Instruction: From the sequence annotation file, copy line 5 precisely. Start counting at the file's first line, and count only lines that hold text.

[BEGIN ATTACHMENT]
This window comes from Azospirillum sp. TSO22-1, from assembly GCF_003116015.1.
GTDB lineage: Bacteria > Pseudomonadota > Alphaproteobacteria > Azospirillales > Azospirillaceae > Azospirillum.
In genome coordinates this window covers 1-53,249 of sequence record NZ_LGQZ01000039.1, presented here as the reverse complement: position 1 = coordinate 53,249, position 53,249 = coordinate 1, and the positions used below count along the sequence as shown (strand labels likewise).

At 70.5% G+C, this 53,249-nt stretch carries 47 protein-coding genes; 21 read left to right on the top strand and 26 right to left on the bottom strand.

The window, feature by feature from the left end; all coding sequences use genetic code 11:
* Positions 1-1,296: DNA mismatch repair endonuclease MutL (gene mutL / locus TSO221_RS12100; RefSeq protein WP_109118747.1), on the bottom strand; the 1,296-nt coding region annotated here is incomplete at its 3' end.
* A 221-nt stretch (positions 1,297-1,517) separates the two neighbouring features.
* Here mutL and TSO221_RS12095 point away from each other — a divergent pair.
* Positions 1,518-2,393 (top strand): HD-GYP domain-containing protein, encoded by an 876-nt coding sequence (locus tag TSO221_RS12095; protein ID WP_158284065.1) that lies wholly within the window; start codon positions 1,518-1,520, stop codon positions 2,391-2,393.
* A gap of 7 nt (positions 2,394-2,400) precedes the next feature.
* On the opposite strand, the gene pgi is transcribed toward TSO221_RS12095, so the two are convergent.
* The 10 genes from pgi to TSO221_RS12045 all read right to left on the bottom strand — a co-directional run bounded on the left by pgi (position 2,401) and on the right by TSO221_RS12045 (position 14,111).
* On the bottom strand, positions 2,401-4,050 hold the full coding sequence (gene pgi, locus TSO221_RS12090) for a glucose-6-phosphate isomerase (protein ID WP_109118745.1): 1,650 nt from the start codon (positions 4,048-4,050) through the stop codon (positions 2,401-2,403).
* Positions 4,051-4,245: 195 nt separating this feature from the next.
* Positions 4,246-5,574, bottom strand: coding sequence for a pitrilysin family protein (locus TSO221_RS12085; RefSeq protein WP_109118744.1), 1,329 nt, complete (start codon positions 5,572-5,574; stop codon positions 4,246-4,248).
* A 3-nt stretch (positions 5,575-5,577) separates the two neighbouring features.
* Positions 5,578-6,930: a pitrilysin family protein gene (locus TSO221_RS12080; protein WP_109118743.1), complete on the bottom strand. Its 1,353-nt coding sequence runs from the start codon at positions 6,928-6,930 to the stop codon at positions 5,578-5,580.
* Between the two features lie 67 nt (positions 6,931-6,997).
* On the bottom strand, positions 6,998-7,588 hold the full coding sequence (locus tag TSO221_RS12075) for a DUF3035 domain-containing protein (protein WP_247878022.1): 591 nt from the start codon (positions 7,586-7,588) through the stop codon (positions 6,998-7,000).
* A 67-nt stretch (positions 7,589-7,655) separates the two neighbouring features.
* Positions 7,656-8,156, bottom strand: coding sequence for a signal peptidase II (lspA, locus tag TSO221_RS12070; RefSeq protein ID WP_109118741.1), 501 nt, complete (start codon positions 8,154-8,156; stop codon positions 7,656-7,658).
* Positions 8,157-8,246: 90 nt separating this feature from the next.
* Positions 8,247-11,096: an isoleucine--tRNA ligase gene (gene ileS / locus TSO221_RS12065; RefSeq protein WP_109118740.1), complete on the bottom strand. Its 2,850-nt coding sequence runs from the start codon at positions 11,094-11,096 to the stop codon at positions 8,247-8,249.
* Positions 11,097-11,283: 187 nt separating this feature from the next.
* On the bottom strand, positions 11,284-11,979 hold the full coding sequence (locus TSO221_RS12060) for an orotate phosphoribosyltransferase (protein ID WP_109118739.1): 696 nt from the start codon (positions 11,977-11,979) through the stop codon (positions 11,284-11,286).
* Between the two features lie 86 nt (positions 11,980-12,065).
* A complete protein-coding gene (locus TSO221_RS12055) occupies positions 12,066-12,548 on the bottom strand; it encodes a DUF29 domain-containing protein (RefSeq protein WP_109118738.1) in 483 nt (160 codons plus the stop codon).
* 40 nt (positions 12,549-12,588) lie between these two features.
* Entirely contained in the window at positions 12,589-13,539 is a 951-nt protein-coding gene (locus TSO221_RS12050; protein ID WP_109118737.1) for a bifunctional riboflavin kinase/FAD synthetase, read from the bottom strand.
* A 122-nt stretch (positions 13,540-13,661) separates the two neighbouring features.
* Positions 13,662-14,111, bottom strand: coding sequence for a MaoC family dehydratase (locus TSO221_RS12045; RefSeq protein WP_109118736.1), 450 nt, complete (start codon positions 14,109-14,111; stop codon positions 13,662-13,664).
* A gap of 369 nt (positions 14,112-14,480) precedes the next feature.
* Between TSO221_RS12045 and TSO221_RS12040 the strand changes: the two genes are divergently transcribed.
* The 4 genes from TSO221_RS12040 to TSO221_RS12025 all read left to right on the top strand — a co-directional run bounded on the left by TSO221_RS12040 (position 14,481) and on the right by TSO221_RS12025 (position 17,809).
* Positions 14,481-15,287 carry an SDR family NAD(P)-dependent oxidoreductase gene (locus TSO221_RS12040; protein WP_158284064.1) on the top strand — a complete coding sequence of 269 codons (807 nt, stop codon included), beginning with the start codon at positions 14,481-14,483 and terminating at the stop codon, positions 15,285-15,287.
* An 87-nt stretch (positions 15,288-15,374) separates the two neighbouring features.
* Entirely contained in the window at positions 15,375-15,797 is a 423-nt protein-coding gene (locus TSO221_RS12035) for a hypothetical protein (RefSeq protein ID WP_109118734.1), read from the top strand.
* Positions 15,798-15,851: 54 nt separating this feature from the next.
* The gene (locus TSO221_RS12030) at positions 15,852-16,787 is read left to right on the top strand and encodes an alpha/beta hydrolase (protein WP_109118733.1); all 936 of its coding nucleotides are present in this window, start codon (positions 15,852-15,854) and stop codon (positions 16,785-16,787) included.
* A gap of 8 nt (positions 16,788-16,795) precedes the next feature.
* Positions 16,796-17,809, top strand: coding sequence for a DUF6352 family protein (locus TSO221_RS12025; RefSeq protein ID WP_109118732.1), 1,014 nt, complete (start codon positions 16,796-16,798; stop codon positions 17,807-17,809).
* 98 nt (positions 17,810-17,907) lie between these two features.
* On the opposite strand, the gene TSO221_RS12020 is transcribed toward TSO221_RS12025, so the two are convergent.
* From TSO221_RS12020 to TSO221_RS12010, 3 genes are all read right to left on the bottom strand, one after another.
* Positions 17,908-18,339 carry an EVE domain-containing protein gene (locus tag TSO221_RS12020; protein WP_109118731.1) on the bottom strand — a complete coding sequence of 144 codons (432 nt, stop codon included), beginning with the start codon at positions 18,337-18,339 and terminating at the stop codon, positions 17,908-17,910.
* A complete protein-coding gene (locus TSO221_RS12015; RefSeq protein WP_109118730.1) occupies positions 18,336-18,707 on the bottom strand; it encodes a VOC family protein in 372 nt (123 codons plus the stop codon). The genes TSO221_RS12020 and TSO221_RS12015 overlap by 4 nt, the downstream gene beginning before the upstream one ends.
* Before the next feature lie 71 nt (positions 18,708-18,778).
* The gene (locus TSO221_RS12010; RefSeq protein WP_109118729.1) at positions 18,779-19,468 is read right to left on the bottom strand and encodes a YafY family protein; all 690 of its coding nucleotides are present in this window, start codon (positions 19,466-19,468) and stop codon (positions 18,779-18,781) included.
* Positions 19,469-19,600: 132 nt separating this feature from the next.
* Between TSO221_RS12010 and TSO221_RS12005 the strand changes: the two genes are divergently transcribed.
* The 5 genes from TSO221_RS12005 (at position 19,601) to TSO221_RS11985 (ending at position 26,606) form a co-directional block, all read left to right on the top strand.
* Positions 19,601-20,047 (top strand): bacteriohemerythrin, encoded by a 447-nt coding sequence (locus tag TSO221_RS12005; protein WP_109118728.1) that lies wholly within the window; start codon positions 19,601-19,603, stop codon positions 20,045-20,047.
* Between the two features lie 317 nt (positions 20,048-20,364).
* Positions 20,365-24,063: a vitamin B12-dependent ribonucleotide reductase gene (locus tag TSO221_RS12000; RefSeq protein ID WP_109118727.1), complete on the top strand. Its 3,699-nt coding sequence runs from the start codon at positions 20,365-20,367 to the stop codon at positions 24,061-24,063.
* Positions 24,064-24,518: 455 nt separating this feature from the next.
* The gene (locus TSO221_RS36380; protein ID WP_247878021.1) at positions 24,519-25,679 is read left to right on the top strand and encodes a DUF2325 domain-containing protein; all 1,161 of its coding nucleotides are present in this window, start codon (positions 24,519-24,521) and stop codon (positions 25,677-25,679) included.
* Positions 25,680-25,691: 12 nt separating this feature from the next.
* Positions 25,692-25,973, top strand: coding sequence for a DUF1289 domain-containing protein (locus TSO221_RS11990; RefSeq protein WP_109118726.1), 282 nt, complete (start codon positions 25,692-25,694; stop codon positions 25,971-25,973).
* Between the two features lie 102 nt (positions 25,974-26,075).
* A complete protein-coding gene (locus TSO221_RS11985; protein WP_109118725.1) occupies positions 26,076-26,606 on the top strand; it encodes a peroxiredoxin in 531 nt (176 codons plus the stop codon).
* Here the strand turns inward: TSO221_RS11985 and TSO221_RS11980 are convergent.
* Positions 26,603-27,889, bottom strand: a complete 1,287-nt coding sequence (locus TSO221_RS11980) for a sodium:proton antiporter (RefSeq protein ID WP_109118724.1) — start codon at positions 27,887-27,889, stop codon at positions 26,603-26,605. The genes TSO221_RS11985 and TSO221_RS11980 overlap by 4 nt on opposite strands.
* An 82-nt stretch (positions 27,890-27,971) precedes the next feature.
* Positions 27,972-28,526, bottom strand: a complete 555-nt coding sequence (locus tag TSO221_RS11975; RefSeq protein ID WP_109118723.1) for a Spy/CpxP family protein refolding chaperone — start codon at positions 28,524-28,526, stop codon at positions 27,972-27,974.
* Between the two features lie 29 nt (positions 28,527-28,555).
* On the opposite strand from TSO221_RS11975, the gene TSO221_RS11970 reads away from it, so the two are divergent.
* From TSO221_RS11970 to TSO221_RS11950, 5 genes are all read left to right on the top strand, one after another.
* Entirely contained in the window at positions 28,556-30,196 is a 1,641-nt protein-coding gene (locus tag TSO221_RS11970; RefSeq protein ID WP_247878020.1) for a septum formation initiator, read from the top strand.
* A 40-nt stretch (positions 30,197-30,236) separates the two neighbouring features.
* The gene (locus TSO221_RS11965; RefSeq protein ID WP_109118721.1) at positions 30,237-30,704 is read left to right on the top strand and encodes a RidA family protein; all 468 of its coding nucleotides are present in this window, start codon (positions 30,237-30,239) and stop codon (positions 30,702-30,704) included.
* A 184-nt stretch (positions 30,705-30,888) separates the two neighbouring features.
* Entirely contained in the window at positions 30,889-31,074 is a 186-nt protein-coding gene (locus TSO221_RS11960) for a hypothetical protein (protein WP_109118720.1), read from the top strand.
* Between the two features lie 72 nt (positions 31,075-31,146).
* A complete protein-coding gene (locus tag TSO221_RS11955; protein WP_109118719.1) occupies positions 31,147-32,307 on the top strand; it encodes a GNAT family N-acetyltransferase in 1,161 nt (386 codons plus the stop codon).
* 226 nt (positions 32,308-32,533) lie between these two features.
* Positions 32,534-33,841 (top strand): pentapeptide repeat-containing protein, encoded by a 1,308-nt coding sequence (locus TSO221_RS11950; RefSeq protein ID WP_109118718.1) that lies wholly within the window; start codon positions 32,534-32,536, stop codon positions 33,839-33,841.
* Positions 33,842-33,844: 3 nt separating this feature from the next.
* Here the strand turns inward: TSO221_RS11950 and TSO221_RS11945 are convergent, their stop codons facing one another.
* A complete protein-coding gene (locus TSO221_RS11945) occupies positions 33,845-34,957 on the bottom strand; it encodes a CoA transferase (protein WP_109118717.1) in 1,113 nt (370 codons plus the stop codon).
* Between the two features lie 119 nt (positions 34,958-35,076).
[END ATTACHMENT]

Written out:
The window, feature by feature from the left end; all coding sequences use genetic code 11: